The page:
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Tapestry finishing refers to the important task of making a woven tapestry into a wall-hanging. Our European weavers produce tapestries on their tapestry looms, these being the all-important design on the front which you admire. However, at this stage they have no backing: they are simply a raw piece of fabric with rough edges (the selvedge), beautiful but not functional. To be enjoyed as a tapestry wall-hanging this fabric needs a backing added to it by seamstresses.

Tapestry finishing - making a woven tapestry into a wall-hangingThe backing has two elements, the rod pocket and the lining material which covers the rest of the tapestry: see left. I will not describe this task in detail but this hand-finishing, such as we do in our own workroom, is a lengthy, skilled task. Done incorrectly your tapestry will not hang properly (we once bought 65 designs from a USA weaver and 64 had to be re-finished because they hung badly).

First we need to ensure that the tapestry is perfectly square with right angled corners and straight top, bottom and sides so faint lines are drawn on the unseen back of the tapestry. These indicate the lines along which the backing will be attached. The lining fabric is cut to size and the rod pocket is attached, it being about an inch shorter at each end than the backing fabric so that you can hide the ends of your rod if desired. This combined lining and rod pocket is then sewn to the tapestry (the seamstress has to carefully follow the previously drawn edge lines). A one foot length at the bottom is left unsewn. Then the tapestry and lining are pulled through this aperture so that the design on the front of the tapestry is now visible on the outside. The tapestry is then pressed, taking care to press sharp corners and edges. The foot long section is handsewn and, after a few critical additional touches, there it is, finished. Alas, it is not as easy as it sounds.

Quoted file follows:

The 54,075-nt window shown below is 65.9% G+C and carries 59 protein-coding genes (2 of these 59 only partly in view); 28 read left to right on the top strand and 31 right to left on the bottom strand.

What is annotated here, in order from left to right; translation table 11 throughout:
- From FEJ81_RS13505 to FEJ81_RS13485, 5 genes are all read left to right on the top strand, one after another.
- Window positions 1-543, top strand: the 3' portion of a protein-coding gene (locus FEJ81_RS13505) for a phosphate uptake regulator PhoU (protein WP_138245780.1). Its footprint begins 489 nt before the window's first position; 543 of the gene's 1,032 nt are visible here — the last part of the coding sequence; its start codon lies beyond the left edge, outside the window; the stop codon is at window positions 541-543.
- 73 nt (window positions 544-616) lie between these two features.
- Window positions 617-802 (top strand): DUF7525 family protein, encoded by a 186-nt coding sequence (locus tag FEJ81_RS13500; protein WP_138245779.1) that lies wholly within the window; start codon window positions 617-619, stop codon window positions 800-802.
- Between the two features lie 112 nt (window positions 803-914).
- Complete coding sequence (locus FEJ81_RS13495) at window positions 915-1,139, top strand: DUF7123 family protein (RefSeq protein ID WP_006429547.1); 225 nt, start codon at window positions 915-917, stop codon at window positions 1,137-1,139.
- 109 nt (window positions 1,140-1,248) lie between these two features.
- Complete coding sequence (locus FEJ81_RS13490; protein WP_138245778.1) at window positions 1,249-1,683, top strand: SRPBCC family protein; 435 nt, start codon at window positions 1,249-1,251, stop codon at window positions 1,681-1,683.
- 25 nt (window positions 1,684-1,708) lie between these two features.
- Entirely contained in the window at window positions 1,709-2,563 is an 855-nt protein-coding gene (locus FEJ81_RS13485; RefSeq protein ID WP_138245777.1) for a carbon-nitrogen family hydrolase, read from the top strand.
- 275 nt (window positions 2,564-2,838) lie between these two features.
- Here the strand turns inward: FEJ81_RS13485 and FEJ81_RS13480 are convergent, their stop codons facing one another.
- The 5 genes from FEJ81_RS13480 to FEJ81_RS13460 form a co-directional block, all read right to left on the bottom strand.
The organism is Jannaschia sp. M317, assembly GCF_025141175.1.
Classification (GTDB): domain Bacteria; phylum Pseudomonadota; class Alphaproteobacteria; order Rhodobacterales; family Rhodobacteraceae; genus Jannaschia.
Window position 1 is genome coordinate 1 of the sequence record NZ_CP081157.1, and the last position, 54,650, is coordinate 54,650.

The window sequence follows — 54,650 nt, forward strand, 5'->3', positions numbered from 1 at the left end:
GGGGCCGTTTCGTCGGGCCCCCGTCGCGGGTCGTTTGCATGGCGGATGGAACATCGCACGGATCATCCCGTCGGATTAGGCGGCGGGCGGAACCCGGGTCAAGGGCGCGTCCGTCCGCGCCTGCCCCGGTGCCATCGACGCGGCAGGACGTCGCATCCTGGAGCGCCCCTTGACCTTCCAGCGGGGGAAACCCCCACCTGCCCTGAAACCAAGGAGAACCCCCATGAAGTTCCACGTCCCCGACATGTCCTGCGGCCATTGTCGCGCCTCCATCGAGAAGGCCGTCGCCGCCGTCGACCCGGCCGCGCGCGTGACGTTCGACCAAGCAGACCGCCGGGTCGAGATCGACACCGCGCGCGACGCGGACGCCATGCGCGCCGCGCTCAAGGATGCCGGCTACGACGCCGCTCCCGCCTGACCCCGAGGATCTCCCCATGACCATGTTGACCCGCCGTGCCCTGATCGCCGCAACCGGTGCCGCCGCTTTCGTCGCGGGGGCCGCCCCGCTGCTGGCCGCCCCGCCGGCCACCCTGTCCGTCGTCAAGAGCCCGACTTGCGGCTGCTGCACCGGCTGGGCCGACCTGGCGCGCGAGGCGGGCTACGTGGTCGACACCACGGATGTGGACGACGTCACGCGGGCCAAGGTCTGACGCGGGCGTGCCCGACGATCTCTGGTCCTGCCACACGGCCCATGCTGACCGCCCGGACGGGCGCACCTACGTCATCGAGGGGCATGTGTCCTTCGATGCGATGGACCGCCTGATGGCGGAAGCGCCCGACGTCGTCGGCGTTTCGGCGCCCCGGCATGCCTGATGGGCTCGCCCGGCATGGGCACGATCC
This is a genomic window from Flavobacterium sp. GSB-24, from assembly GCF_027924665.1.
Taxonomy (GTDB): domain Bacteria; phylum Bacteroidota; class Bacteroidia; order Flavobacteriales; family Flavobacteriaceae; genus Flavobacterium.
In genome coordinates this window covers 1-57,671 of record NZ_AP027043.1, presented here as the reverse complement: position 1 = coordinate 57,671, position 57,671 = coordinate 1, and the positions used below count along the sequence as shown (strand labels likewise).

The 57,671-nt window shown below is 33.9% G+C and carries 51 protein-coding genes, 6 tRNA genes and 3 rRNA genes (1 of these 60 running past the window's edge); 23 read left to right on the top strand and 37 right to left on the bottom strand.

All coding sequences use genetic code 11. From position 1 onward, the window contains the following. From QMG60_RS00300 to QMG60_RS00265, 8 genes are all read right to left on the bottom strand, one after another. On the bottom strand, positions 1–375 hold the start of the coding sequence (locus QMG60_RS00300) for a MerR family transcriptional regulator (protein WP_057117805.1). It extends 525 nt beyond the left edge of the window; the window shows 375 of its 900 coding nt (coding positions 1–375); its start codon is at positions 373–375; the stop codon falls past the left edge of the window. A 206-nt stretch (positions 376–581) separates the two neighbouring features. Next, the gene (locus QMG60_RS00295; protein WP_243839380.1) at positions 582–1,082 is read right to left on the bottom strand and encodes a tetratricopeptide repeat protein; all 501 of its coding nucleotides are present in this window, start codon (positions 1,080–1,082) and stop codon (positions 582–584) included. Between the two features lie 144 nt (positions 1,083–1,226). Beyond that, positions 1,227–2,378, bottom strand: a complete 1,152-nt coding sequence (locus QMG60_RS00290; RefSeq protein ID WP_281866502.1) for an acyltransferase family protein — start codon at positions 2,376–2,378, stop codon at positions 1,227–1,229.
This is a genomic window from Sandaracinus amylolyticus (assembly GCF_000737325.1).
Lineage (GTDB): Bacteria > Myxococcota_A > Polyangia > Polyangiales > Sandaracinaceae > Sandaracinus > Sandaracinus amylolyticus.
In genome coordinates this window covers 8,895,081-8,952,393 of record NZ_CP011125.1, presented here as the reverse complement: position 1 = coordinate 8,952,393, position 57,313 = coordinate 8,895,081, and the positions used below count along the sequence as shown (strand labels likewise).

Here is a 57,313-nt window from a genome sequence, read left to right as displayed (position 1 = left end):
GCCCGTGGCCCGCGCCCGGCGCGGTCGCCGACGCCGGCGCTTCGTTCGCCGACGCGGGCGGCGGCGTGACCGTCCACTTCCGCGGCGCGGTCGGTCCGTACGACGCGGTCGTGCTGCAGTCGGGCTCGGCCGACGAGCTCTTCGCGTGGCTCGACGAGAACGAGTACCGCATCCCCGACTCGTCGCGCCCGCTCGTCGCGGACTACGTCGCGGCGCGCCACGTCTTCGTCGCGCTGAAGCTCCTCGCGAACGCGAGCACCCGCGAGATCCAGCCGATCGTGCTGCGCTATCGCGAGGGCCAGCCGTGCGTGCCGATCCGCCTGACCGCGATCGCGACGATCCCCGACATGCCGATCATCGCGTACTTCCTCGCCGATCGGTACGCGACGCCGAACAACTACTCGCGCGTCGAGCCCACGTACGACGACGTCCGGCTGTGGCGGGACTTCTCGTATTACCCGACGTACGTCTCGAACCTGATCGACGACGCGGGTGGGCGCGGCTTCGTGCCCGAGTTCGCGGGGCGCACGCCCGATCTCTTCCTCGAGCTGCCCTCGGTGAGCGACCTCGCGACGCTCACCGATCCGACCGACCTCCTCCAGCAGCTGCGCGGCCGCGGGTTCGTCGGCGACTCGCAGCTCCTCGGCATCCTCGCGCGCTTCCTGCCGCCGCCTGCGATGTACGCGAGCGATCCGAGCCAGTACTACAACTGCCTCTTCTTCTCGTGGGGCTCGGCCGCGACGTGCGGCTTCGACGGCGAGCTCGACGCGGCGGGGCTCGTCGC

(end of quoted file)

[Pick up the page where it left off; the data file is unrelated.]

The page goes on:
This tapestry finishing could be called tapestry completing which reminds me of a delightful account. At a major international linguistics competition held in London, the winner was Samsundar Balgobin, a Guyanese. The last round of the competition required an explanation of the difference between “complete” and “finished” in a way that is easy to understand. “When you marry the right woman, you are complete,” he responded. “If you marry the wrong woman, you are finished…and when the right one catches you with the wrong one, you are completely finished”. (Irrelevant to this blog post but rather irresistible.)